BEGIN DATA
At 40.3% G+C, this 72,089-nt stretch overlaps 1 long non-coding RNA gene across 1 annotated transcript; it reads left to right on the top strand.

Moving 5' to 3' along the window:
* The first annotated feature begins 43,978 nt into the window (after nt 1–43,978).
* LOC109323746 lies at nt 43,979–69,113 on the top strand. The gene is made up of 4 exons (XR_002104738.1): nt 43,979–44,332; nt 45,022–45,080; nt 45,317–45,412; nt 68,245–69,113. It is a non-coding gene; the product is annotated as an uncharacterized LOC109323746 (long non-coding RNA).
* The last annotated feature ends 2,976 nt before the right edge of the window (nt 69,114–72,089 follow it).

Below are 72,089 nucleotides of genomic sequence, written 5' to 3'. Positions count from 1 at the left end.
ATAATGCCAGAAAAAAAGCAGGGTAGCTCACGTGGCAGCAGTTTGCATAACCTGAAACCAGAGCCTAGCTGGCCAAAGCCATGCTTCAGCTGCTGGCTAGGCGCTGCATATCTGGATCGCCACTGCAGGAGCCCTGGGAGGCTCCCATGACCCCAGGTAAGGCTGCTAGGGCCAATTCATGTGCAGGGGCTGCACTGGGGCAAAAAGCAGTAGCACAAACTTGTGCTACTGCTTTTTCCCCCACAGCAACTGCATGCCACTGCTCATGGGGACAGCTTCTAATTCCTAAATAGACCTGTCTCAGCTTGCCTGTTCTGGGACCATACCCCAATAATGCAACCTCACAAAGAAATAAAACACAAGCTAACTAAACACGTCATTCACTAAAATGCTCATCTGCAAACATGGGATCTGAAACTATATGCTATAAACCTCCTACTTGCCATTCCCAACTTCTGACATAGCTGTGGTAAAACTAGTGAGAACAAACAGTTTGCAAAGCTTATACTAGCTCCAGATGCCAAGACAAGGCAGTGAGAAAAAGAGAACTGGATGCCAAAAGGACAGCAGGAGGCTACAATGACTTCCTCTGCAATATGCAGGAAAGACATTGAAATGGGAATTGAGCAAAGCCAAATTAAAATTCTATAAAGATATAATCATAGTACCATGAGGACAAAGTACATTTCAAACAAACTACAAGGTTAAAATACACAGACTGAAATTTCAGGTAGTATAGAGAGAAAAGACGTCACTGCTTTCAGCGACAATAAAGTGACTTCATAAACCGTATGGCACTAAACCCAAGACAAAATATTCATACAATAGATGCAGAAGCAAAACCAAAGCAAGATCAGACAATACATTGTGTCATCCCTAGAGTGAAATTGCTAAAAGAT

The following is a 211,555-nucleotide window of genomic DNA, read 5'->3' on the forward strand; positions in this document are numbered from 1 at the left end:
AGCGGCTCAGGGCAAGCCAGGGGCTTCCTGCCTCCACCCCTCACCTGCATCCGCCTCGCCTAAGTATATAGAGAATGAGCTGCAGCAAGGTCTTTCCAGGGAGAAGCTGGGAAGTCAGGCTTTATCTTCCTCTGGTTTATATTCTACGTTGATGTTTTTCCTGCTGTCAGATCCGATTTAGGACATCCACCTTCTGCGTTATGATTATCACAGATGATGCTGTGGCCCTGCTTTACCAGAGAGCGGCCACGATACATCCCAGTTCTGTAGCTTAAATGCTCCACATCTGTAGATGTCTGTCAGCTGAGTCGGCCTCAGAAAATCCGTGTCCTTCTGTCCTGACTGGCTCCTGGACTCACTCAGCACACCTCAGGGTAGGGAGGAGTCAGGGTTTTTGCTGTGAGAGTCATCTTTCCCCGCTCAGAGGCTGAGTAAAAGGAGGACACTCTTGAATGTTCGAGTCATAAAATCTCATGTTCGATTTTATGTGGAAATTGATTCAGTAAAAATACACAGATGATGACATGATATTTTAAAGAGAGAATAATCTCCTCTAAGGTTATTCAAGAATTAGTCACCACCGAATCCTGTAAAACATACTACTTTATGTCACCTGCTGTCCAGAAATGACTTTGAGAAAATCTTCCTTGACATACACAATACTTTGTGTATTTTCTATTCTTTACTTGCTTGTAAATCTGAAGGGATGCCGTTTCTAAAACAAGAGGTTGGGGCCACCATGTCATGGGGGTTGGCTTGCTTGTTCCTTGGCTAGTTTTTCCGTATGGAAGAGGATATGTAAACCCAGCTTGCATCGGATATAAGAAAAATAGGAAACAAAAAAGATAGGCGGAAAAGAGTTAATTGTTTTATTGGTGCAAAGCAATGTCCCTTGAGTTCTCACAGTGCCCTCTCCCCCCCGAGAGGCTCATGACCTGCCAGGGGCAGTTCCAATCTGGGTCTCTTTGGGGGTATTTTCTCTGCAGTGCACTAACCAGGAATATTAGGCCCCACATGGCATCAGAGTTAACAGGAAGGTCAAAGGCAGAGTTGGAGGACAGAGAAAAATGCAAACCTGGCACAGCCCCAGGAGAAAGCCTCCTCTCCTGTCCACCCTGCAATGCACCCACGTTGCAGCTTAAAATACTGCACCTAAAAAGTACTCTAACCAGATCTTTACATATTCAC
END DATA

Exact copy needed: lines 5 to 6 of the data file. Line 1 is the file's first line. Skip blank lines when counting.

* The last annotated feature ends 2,976 nt before the right edge of the window (nt 69,114–72,089 follow it).

Below are 72,089 nucleotides of genomic sequence, written 5' to 3'. Positions count from 1 at the left end.